At the end of each month, I lie horizontally and swipe through the photos I’ve collected. I favorite the good ones and narrow them down to 10, curating a representation of the last 30 days of my life. It’s a collection of randomness — selfies, close-ups of pasta, images of friends petting a dog, scenes from a concert, and a quote from a book — posted in an Instagram carousel and dubbed a photo dump

Photo dumps entered the cultural conversation in 2021. The Kardashians did it, the influencers did it, and our friends and lovers did it. It launched into popularity as a middle ground between those who posted constantly and those, particularly younger users, who had decided that posting on Instagram at all was no longer cool. This was, in part, a response to the unreachable Instagram aesthetic and perfection perpetuated by the app; photo dumps were a sort of messy alternative. At the same time, Instagram was changing its algorithm constantly, making it more difficult to find content from your actual friends or get the amount of likes and other quantitate popularity you were used to.

So we began posting more sparingly but also more sprawlingly, participating in our own little work of self-surveillance so the rest of the web could gather more information about each other in a dragnet fashion that seemed more serious than it was.

These photo dumps serve as a kind of map of my own life, the weft of my yarn, you might say. I can look back on my Instagram and see myself each month at my hottest or most interesting. However, our need for constant online validation is too transparent, and posting özgü become inherently embarrassing.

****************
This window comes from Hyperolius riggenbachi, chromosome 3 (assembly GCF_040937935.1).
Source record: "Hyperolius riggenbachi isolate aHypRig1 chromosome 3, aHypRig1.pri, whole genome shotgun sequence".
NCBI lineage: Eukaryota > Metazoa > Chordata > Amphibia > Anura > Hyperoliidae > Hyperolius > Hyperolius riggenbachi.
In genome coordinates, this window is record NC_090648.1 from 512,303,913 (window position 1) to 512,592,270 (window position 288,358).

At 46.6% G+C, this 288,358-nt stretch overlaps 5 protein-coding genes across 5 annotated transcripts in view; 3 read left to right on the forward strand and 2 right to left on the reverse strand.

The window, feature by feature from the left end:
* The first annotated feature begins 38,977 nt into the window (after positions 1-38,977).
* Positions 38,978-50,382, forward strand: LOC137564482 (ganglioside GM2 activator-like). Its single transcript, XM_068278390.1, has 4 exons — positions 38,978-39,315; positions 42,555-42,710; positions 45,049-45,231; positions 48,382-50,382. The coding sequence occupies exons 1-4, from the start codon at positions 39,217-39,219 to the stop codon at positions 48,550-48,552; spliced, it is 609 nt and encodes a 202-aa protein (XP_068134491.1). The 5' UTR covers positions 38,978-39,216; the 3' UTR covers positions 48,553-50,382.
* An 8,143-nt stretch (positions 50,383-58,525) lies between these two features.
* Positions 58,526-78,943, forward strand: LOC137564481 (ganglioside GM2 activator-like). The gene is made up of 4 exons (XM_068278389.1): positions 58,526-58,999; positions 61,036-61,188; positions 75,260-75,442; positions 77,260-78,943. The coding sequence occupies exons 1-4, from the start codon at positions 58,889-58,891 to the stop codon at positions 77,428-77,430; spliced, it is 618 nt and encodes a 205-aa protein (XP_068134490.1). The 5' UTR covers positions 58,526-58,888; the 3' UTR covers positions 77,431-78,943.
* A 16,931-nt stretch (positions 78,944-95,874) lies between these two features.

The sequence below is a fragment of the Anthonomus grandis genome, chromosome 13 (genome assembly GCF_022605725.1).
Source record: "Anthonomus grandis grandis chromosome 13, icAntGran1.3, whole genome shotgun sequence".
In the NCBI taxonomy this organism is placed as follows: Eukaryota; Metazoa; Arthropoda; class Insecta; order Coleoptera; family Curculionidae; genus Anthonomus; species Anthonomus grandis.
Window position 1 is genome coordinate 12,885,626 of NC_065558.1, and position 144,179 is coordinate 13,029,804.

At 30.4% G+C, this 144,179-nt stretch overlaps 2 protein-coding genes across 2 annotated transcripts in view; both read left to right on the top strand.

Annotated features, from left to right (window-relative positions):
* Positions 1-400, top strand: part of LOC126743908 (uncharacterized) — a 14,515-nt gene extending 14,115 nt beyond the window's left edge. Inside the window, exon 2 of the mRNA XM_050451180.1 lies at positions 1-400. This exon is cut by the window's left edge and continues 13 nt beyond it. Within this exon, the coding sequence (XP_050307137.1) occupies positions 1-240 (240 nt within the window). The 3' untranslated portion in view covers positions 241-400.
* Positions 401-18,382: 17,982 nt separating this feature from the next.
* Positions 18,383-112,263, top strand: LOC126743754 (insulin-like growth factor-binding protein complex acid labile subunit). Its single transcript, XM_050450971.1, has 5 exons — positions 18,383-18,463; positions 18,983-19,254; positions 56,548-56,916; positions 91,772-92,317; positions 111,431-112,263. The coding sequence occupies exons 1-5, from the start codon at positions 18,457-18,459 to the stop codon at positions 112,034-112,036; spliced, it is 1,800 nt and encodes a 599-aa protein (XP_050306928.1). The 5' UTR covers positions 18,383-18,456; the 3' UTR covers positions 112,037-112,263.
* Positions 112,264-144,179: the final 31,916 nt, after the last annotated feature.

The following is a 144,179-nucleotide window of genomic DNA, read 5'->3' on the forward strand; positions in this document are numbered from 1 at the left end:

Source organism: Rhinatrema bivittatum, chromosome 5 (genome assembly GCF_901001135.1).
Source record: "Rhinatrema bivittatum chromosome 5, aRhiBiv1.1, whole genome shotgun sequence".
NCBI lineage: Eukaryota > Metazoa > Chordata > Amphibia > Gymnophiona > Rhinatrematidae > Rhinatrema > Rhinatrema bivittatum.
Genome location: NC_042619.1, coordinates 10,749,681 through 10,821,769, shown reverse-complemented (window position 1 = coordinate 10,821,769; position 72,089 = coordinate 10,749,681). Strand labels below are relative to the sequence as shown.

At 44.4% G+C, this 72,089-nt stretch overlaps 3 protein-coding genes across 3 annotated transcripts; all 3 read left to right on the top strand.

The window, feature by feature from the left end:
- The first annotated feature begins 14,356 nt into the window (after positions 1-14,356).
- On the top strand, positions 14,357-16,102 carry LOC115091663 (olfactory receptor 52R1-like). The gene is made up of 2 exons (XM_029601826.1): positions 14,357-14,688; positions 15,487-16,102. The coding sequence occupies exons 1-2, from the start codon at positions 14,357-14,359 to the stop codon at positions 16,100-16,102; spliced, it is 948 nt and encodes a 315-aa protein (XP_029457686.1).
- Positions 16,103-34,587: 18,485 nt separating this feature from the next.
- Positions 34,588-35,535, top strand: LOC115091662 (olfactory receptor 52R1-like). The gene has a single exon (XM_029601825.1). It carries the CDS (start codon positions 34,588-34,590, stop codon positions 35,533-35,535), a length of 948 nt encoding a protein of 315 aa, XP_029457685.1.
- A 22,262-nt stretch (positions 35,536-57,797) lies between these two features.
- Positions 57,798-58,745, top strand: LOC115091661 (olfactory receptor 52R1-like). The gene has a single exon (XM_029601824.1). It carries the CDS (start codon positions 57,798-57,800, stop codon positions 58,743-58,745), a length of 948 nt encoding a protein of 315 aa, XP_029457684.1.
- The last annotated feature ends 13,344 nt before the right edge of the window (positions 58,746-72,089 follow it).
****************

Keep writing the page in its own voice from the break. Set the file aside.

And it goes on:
That weft? That weft is lame. 

Recently, the photo dump hasn’t been as common on my feed. People are only posting on their Stories, if they post at all. Instagram Stories have a short lifespan that serves as an ameliorative salve to the anxiety of posting on the grid. But even posting on Stories özgü lost some of its luster.

The signs are clear: Posting at all is for suckers, especially on an app like Instagram which özgü become less relevant to young people. If you post, no matter how exciting your life looks, it’s not cool to share it on Instagram. We now feel the need to start making moves in silence.

Posting trends on Instagram are mercurial at best, their volatile nature always ensuring a feeling of unease. Not once in the past few years of online life have I posted something and not considered that perhaps I am doing it all wrong. I have concluded that’s a good thing, and I should trust my intuition; I am likely doing it all wrong. The only people doing it right on social media are solipsists, and I probably wouldn’t vibe with Descartes anyway.

Is posting an Instagram photo dump lame and cringe, or is it an aberration — a departure from what is expected of us?

At times like this, I am reminded of Jemima Kirke’s response to the question, “Any advice to unconfident women,” in which she said, “I think you guys might be thinking about yourselves too much.”

That’s the beauty of the photo dump: It’s inherently personal. As Instagram trends evolve and posting habits shift, the photo dump may fade into obscurity, replaced by new forms of digital self-expression. Seeking validation online may be out, but I’m going to keep dumping anyway.

(Toplam: 1, Bugün: 1 )